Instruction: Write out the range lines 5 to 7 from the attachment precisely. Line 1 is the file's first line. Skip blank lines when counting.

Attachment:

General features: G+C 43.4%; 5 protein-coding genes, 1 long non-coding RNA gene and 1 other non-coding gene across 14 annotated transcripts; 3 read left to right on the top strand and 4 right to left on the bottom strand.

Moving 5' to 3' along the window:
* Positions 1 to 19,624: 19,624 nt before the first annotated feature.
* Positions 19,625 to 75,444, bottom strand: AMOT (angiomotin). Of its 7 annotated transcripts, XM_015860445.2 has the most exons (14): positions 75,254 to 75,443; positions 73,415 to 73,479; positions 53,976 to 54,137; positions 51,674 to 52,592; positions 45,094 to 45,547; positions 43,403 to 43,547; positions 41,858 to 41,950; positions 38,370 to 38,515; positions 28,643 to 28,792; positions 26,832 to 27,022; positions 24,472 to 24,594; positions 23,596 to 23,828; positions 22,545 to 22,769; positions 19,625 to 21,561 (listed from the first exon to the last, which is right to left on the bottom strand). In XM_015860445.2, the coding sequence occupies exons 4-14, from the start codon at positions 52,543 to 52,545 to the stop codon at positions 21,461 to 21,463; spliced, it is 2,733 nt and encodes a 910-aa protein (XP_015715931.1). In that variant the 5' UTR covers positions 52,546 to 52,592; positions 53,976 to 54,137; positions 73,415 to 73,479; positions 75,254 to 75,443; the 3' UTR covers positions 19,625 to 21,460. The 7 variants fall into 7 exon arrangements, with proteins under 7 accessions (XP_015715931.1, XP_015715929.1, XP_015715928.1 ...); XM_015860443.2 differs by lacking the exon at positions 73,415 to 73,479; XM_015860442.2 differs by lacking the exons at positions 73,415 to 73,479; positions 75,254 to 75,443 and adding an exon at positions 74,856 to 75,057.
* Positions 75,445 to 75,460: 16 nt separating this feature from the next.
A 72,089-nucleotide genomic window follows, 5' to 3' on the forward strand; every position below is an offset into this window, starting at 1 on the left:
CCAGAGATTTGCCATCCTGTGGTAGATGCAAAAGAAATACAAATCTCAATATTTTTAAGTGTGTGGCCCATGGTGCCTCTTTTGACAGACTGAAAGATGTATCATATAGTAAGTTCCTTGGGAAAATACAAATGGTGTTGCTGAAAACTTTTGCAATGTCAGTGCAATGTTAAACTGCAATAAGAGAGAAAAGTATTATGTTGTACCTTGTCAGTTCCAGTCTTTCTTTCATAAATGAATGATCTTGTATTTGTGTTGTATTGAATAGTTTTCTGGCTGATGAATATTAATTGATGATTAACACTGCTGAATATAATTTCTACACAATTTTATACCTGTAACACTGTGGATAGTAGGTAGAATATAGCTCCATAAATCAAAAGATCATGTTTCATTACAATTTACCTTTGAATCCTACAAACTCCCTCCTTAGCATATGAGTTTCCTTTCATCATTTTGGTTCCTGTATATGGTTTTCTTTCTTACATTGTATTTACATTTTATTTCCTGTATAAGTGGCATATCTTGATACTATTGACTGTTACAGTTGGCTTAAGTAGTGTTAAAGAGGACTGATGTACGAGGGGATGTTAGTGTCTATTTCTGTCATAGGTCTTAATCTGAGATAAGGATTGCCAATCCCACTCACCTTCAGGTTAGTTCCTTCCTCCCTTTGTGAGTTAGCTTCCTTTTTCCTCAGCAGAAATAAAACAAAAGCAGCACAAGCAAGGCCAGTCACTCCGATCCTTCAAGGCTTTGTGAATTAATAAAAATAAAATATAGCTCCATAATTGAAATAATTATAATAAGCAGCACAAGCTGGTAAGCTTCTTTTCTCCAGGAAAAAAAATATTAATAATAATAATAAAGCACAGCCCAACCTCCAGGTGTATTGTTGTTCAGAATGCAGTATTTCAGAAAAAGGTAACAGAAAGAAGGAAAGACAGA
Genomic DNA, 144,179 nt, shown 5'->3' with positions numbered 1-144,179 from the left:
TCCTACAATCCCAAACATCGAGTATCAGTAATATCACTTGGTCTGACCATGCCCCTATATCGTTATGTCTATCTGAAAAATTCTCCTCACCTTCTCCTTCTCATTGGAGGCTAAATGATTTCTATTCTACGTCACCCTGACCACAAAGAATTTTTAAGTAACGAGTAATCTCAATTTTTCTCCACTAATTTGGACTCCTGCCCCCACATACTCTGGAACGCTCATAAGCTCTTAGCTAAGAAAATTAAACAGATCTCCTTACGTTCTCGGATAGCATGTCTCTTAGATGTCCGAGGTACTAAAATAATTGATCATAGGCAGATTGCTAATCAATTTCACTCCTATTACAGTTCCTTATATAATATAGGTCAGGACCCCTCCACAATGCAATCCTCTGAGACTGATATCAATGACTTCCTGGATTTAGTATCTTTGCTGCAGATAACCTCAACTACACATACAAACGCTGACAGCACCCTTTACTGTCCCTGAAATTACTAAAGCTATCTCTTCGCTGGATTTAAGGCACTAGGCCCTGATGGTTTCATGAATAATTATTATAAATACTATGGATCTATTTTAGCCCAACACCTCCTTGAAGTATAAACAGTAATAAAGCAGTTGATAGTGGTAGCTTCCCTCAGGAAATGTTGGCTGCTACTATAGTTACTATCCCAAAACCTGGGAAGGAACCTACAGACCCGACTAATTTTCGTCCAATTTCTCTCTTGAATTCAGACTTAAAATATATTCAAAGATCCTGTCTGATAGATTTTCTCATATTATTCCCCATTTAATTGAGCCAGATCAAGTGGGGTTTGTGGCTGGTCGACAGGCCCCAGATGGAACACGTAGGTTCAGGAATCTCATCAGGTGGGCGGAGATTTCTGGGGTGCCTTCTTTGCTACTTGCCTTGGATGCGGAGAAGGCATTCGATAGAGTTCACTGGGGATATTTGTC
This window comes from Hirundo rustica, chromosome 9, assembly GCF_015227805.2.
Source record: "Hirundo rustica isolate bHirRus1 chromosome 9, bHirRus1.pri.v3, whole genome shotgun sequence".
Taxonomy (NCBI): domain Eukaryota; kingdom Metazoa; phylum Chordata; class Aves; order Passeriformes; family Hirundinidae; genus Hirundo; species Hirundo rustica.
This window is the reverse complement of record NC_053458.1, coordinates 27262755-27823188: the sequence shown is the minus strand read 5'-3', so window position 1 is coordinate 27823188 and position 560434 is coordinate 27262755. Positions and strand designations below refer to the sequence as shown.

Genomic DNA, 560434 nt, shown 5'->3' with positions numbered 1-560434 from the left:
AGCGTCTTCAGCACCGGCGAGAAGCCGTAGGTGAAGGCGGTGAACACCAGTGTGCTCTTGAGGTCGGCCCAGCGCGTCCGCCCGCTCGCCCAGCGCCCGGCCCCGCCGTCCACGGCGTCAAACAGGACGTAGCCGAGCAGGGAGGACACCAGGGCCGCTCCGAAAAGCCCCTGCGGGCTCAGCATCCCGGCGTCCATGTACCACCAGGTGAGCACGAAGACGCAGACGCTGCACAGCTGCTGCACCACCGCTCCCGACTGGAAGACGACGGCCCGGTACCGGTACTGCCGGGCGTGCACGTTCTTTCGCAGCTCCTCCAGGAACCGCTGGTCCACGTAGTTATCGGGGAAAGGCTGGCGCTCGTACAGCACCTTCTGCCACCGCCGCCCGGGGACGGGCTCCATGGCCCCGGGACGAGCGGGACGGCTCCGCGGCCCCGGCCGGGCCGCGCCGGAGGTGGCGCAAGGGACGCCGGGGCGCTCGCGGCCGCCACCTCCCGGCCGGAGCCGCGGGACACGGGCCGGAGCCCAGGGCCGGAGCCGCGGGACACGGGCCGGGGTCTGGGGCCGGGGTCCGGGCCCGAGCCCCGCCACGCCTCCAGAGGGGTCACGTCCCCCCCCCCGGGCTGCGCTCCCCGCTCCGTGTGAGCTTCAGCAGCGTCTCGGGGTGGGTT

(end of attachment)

* Positions 75,445 to 75,460: 16 nt separating this feature from the next.
A 72,089-nucleotide genomic window follows, 5' to 3' on the forward strand; every position below is an offset into this window, starting at 1 on the left:
CCAGAGATTTGCCATCCTGTGGTAGATGCAAAAGAAATACAAATCTCAATATTTTTAAGTGTGTGGCCCATGGTGCCTCTTTTGACAGACTGAAAGATGTATCATATAGTAAGTTCCTTGGGAAAATACAAATGGTGTTGCTGAAAACTTTTGCAATGTCAGTGCAATGTTAAACTGCAATAAGAGAGAAAAGTATTATGTTGTACCTTGTCAGTTCCAGTCTTTCTTTCATAAATGAATGATCTTGTATTTGTGTTGTATTGAATAGTTTTCTGGCTGATGAATATTAATTGATGATTAACACTGCTGAATATAATTTCTACACAATTTTATACCTGTAACACTGTGGATAGTAGGTAGAATATAGCTCCATAAATCAAAAGATCATGTTTCATTACAATTTACCTTTGAATCCTACAAACTCCCTCCTTAGCATATGAGTTTCCTTTCATCATTTTGGTTCCTGTATATGGTTTTCTTTCTTACATTGTATTTACATTTTATTTCCTGTATAAGTGGCATATCTTGATACTATTGACTGTTACAGTTGGCTTAAGTAGTGTTAAAGAGGACTGATGTACGAGGGGATGTTAGTGTCTATTTCTGTCATAGGTCTTAATCTGAGATAAGGATTGCCAATCCCACTCACCTTCAGGTTAGTTCCTTCCTCCCTTTGTGAGTTAGCTTCCTTTTTCCTCAGCAGAAATAAAACAAAAGCAGCACAAGCAAGGCCAGTCACTCCGATCCTTCAAGGCTTTGTGAATTAATAAAAATAAAATATAGCTCCATAATTGAAATAATTATAATAAGCAGCACAAGCTGGTAAGCTTCTTTTCTCCAGGAAAAAAAATATTAATAATAATAATAAAGCACAGCCCAACCTCCAGGTGTATTGTTGTTCAGAATGCAGTATTTCAGAAAAAGGTAACAGAAAGAAGGAAAGACAGA